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  • Writer's pictureLana Joseph

Signs Your Child May Have a Speech or Hearing Disorder

Are you concerned about your child's ability to hear, speak, or communicate? Although infants receive a hearing screening in the hospital after birth, some hearing and speech issues manifest later in development. Review these signs that your child may have a speech or hearing disorder to decide whether you should seek further assistance.

Missing Language Milestones

Although each child develops at his or her own rate, delayed milestones often signal a need for further evaluations. In general, infants begin babbling by age 4 to 7 months, say a few words by 12 to 18 months, put together sentences by 18 to 24 months, and have conversations by age 2 or 3 years.

Speech Concerns

Difficulty with speech can hamper your child's ability to communicate with others. Some signs of common speech and language disorders include:

  • Inability to say w, h, m, p, or b sounds at age 1 or 2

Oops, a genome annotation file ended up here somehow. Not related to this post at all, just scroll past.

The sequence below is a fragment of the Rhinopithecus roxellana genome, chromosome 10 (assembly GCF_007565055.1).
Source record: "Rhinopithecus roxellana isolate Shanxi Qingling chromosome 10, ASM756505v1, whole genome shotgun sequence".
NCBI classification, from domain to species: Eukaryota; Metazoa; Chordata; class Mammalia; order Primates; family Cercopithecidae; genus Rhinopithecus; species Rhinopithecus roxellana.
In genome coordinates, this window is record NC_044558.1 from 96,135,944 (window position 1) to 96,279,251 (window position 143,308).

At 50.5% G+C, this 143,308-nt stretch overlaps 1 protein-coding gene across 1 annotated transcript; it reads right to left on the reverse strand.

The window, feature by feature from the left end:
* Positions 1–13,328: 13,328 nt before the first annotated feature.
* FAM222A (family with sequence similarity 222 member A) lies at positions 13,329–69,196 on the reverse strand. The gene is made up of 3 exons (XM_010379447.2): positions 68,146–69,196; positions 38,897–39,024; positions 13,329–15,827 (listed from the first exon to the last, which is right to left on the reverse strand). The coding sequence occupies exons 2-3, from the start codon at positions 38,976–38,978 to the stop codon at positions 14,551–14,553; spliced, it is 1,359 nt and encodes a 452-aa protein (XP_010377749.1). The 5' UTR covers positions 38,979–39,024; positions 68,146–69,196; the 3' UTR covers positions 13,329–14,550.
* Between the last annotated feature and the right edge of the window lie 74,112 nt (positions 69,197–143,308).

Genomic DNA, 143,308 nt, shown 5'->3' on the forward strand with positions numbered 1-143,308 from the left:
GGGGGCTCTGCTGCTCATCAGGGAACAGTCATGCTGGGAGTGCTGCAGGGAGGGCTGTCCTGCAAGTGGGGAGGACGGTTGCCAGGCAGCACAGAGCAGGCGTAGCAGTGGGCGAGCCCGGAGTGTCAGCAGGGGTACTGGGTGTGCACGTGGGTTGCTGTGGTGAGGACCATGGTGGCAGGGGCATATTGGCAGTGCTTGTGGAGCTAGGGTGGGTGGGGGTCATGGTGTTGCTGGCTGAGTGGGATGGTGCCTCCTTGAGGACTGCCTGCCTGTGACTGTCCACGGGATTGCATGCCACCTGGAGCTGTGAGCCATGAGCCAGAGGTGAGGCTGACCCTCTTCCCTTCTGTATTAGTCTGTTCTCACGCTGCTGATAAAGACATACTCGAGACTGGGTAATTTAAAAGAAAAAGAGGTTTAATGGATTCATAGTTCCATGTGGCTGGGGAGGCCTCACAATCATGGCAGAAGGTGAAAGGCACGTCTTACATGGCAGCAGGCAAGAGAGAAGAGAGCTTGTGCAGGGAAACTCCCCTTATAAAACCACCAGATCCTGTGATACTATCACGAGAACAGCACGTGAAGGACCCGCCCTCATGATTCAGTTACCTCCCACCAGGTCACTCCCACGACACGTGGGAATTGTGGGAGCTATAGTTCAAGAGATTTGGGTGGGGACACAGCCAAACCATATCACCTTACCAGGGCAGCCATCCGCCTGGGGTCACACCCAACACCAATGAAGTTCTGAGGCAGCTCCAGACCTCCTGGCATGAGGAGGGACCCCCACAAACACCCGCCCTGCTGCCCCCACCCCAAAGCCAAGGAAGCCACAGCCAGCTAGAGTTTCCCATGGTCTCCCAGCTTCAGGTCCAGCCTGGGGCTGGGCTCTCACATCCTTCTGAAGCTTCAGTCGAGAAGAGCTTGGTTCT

• Inability to say n, d, t, f, g, or k sounds at age 2 or 3

  • Hard-to-comprehend speech at age 2 or 3

  • Frequent speech pauses at age 2 or 3

  • A nasal, hoarse, or breathy-sounding voice at age 2 or 3

  • Stuttering or stretching out the first sounds of words at age 2 or 3

Symptoms of Hearing Issues

Your child may have some degree of hearing loss if he or she does not respond to sounds as an infant. By age 1, a child should respond to his or her own name. Children ages 1 and 2 can usually follow simple directions such as "pick up your shoes." In addition, speech and language delays at any age can result from hearing issues.

If these symptoms sound familiar, schedule a consultation for your child at the High Level Speech & Hearing Center in New Orleans. We specialize in hearing and speech disorders and have treated more than 5,000 children in the metro area. Call 504-345-2984 to make an appointment at one of our two convenient locations.

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